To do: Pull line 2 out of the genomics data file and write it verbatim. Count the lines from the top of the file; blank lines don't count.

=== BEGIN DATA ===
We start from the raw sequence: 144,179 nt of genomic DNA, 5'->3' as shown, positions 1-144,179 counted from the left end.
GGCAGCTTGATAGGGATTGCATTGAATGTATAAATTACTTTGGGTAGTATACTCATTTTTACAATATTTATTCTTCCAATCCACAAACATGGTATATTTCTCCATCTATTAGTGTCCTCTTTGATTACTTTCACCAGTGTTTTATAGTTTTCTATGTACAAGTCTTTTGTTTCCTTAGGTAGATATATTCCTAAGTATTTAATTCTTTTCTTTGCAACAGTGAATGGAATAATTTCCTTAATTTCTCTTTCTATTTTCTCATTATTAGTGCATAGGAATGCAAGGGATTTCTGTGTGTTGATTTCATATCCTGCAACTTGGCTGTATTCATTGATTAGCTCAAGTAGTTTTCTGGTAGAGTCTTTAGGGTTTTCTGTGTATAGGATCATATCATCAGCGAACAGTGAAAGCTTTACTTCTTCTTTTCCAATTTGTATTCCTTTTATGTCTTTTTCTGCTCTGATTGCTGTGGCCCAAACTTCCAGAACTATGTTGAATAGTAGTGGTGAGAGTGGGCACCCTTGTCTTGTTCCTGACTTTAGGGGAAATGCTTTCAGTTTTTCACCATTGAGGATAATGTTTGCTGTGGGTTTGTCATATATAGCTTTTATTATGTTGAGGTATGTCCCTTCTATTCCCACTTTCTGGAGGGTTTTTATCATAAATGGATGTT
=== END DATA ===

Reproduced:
GGCAGCTTGATAGGGATTGCATTGAATGTATAAATTACTTTGGGTAGTATACTCATTTTTACAATATTTATTCTTCCAATCCACAAACATGGTATATTTCTCCATCTATTAGTGTCCTCTTTGATTACTTTCACCAGTGTTTTATAGTTTTCTATGTACAAGTCTTTTGTTTCCTTAGGTAGATATATTCCTAAGTATTTAATTCTTTTCTTTGCAACAGTGAATGGAATAATTTCCTTAATTTCTCTTTCTATTTTCTCATTATTAGTGCATAGGAATGCAAGGGATTTCTGTGTGTTGATTTCATATCCTGCAACTTGGCTGTATTCATTGATTAGCTCAAGTAGTTTTCTGGTAGAGTCTTTAGGGTTTTCTGTGTATAGGATCATATCATCAGCGAACAGTGAAAGCTTTACTTCTTCTTTTCCAATTTGTATTCCTTTTATGTCTTTTTCTGCTCTGATTGCTGTGGCCCAAACTTCCAGAACTATGTTGAATAGTAGTGGTGAGAGTGGGCACCCTTGTCTTGTTCCTGACTTTAGGGGAAATGCTTTCAGTTTTTCACCATTGAGGATAATGTTTGCTGTGGGTTTGTCATATATAGCTTTTATTATGTTGAGGTATGTCCCTTCTATTCCCACTTTCTGGAGGGTTTTTATCATAAATGGATGTT